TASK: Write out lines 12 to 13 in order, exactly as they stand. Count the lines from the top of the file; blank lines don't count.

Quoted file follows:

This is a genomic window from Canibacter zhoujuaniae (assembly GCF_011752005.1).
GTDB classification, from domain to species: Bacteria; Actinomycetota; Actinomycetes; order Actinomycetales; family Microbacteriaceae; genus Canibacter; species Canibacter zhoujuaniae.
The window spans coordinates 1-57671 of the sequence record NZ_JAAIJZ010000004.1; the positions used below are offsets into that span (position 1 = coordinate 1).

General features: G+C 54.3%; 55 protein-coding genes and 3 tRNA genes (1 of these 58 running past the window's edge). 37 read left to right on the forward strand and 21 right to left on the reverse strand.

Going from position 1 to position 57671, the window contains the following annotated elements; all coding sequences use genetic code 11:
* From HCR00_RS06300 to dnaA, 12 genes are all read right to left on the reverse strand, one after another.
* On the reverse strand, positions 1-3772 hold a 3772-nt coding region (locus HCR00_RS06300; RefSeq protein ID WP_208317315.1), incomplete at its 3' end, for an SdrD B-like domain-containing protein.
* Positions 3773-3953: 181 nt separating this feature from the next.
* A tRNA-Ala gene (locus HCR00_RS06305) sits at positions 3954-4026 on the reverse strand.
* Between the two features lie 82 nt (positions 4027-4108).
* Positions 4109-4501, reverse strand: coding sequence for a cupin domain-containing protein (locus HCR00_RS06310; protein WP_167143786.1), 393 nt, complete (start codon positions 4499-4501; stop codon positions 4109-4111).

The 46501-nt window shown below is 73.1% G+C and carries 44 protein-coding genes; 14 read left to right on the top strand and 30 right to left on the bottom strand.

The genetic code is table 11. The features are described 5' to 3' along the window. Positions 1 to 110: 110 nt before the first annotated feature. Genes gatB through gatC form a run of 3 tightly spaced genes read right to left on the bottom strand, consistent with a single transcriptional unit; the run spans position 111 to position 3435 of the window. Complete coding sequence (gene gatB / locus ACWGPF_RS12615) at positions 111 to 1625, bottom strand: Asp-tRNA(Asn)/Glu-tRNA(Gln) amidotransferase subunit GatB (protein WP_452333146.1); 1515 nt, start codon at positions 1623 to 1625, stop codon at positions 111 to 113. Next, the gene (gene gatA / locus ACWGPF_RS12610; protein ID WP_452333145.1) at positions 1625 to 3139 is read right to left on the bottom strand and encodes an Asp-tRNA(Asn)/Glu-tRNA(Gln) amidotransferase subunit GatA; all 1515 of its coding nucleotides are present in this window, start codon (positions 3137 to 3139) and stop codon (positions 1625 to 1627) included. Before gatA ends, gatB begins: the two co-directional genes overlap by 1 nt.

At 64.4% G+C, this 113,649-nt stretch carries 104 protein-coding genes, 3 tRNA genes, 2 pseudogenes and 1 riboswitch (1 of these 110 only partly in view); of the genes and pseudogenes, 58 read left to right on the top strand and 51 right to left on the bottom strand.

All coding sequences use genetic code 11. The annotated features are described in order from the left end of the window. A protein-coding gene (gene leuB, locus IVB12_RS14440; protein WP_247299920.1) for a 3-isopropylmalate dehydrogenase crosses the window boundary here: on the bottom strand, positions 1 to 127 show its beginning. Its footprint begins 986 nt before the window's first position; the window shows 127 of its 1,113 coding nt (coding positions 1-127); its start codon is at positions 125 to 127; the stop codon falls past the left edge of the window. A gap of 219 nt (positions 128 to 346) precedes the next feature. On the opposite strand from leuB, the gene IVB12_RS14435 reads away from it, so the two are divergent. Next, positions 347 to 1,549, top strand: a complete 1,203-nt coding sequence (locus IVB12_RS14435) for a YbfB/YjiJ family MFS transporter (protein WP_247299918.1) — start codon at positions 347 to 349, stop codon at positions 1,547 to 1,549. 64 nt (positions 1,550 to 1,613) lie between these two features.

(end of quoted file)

The 46501-nt window shown below is 73.1% G+C and carries 44 protein-coding genes; 14 read left to right on the top strand and 30 right to left on the bottom strand.

The genetic code is table 11. The features are described 5' to 3' along the window. Positions 1 to 110: 110 nt before the first annotated feature. Genes gatB through gatC form a run of 3 tightly spaced genes read right to left on the bottom strand, consistent with a single transcriptional unit; the run spans position 111 to position 3435 of the window. Complete coding sequence (gene gatB / locus ACWGPF_RS12615) at positions 111 to 1625, bottom strand: Asp-tRNA(Asn)/Glu-tRNA(Gln) amidotransferase subunit GatB (protein WP_452333146.1); 1515 nt, start codon at positions 1623 to 1625, stop codon at positions 111 to 113. Next, the gene (gene gatA / locus ACWGPF_RS12610; protein ID WP_452333145.1) at positions 1625 to 3139 is read right to left on the bottom strand and encodes an Asp-tRNA(Asn)/Glu-tRNA(Gln) amidotransferase subunit GatA; all 1515 of its coding nucleotides are present in this window, start codon (positions 3137 to 3139) and stop codon (positions 1625 to 1627) included. Before gatA ends, gatB begins: the two co-directional genes overlap by 1 nt.